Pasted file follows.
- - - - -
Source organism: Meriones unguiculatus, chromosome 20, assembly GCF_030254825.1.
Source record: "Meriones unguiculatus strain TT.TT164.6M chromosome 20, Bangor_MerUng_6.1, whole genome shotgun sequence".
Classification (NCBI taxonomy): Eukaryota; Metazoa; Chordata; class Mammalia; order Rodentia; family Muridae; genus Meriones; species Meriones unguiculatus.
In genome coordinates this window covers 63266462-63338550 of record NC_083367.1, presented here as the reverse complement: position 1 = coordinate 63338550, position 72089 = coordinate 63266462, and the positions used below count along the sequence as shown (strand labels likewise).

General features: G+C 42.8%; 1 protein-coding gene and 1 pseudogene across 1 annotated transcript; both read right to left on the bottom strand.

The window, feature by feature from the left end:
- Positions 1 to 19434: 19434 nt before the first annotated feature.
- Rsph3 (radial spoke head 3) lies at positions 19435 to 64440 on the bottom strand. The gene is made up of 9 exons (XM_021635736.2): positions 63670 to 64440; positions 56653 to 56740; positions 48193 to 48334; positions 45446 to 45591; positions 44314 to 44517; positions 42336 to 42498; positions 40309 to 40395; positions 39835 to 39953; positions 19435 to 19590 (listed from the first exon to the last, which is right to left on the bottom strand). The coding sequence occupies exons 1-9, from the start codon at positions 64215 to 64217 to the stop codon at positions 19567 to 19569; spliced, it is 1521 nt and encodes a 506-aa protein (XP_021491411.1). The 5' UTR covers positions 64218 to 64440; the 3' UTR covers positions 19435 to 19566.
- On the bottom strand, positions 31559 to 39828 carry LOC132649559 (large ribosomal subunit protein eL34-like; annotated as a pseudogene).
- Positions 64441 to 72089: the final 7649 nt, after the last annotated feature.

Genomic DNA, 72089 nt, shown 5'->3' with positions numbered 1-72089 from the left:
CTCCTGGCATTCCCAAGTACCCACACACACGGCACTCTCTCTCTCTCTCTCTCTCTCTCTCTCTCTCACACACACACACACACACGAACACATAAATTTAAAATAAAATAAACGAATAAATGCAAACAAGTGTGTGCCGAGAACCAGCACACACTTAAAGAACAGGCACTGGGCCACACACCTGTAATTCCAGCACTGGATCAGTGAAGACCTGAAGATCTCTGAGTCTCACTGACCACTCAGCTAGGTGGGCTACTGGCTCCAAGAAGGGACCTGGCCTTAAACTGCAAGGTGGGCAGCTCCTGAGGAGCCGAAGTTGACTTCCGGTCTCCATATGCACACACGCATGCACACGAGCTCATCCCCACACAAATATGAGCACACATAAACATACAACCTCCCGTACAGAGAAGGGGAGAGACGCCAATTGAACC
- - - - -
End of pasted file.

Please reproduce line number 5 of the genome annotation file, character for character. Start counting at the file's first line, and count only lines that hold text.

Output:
General features: G+C 42.8%; 1 protein-coding gene and 1 pseudogene across 1 annotated transcript; both read right to left on the bottom strand.